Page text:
His race may not have gone the way he wanted it to at the New York State Indoor Track State Championships on Saturday, but the future is still extremely bright for East Hampton senior Ryan Fowkes.
Competing in the 1,000-meter race at the Ocean Breeze Track and Field Athletic Complex on Staten Island, Fowkes finished seventh in his heat and 11th overall in the state out of 23 runners after finishing in 2:35.37, slightly behind his personal best and school record 2:34.75. Bronxville senior Matthew Rizzo jumped out to a large lead at the beginning of the race and kept up his fast pace, winning the event in a new meet record of 2:24.06.
Fowkes said that had other runners tried to keep up with Rizzo, that may have actually helped him—but they ran at their own pace.
Rizzo “took off on his own. We were all kind of left with blank faces, didn’t really know he was going to run like that,” he said.
“I would have liked to have gone out a little harder,” Fowkes added. “I felt like I was in a bad spot for most of the race, kind of tucked in with people surrounding me, so I felt like I couldn’t really run the way I wanted to.”
East Hampton head coach Ben Turnbull and Fowkes were both hoping he would finish under 2:32, so he could qualify for the New Balance Indoor Nationals. He wasn’t able to do that, but, it was still a successful season. He improved his school-record time in the 1,000, and he also set a new school record (4:25.49) in the 1,600-meter race at the recent Long Island Elite Meet, surpassing Erik Engstrom’s previous record of 4:26.80 set in 2016.
“I thought Ryan ran well,” Turnbull said. “Ryan and I both thought he would run faster and finish higher, but due to how the race went, he ran as fast as he could. He is very tall and needs room to open his stride, but with so many good runners he got caught in the pack and boxed in. Until the last 100 meters, he never got to open up and sprint. By then the race had gotten away from him.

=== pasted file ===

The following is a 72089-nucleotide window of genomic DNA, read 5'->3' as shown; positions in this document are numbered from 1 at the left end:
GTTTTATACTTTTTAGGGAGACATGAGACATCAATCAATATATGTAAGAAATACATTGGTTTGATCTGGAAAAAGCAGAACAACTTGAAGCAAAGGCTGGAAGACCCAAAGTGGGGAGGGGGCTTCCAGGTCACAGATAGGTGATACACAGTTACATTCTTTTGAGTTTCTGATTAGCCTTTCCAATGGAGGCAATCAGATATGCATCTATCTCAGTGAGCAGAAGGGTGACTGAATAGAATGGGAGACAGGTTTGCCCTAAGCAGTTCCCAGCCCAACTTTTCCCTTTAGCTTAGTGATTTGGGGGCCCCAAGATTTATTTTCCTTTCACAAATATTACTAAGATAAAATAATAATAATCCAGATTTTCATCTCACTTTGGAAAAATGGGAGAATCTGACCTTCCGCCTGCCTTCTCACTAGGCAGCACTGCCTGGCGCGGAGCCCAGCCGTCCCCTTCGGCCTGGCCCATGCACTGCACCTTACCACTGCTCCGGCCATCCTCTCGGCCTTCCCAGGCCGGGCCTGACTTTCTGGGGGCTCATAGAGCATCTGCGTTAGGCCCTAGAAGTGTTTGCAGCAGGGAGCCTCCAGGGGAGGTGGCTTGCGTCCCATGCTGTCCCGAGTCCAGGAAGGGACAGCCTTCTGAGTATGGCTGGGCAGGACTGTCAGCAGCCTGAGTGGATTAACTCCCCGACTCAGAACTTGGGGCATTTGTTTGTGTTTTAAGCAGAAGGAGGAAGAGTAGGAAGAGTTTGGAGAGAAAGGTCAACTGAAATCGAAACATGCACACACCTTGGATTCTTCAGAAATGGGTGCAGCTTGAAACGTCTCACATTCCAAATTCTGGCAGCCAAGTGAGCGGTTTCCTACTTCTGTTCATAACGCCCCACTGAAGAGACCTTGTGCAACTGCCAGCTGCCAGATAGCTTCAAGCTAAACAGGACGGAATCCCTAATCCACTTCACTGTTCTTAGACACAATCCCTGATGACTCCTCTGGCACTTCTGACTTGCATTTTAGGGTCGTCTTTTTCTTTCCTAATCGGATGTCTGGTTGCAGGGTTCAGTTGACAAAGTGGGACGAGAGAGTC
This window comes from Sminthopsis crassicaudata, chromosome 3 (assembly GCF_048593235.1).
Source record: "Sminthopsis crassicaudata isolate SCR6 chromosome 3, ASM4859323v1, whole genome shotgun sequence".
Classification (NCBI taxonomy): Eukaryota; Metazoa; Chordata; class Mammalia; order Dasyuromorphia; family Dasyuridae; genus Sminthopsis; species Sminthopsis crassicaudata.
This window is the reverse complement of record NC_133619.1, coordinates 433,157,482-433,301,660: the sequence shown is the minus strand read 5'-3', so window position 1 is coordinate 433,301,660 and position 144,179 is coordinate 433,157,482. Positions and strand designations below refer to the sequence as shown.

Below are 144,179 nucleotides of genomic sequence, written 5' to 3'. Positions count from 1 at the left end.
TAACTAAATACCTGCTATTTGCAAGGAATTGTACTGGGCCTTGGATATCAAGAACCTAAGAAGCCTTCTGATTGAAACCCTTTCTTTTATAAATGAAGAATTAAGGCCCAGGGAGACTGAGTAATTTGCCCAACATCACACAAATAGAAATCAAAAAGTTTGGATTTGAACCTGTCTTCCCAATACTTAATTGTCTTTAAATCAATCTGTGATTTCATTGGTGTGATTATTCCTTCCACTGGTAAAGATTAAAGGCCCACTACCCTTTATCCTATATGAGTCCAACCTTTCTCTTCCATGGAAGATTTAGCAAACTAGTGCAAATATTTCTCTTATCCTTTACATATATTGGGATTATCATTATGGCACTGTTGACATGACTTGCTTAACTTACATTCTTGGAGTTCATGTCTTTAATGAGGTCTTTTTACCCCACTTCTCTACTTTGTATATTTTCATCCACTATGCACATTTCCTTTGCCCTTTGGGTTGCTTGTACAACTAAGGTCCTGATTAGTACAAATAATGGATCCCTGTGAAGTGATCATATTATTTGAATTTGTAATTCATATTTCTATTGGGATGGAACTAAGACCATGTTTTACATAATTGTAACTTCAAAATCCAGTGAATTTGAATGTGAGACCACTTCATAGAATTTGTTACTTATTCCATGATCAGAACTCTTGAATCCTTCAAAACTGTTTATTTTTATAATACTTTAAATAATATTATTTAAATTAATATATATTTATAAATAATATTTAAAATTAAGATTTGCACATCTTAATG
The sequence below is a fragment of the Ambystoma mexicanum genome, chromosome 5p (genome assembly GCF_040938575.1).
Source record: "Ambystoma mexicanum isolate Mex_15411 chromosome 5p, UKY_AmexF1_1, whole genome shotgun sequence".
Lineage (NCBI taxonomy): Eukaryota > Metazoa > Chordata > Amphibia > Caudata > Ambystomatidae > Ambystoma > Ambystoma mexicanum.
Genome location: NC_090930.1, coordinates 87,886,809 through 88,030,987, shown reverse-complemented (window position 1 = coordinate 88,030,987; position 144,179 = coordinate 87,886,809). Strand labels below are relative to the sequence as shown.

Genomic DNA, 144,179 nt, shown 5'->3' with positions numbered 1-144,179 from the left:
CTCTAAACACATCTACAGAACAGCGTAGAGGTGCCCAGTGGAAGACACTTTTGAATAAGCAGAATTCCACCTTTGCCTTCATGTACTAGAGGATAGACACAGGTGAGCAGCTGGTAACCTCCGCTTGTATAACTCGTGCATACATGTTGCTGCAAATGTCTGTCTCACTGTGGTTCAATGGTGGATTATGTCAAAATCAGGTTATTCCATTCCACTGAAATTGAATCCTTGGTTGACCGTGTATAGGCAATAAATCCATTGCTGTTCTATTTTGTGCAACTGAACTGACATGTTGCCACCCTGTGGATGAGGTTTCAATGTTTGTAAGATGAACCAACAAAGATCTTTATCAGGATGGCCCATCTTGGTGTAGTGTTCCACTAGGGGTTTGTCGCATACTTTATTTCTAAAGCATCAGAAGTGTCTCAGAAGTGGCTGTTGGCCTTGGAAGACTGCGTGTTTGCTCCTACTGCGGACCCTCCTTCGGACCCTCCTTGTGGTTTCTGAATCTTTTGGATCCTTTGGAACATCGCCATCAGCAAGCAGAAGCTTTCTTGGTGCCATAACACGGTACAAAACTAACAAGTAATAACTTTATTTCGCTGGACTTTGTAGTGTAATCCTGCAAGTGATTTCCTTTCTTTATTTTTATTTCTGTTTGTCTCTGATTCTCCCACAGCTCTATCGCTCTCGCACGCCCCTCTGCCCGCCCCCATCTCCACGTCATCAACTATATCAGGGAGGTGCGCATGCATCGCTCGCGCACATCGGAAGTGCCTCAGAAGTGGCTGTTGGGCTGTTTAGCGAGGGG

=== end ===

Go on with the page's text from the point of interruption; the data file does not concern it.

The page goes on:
“It was a learning experience for him, but his time was not bad,” he continued. “We both know he had a great season and he accomplished a lot in the last five months.”
Like his former mentor, Engstrom, who is finishing up his career at the University of Massachusetts, Fowkes will be running in college at George Washington University to run both cross country and track. Fowkes said it came down to three schools, with Providence being his top pick before visiting George Washington in D.C., which sealed his decision. American University, which is also in D.C., was Fowkes’ other option.
“When I visited, I got to spend a day with the coaches and team and I felt like I really fit in well,” he said of George Washington. “It’s in D.C. so it’s a great location, a lot of stuff going on, great school academically. Good team as well.”
He’ll be a history major in one of the most historical cities in the country. Fowkes said his father studied to become a history professor before becoming a builder, and that he instilled a love for the subject in both himself and his siblings. He said he would like to own his own business someday, but is hoping he can link his history degree to that somehow. If not, he may pursue teaching.
With the outdoor spring track season approaching, Fowkes still has things he’d like to accomplish.
“We are both excited for the spring season,” Turnbull said. “He would like to go back to states and go under 4:20 for the 1,600 meters. I believe he can meet both of these and will leave East Hampton as the most accomplished runner.”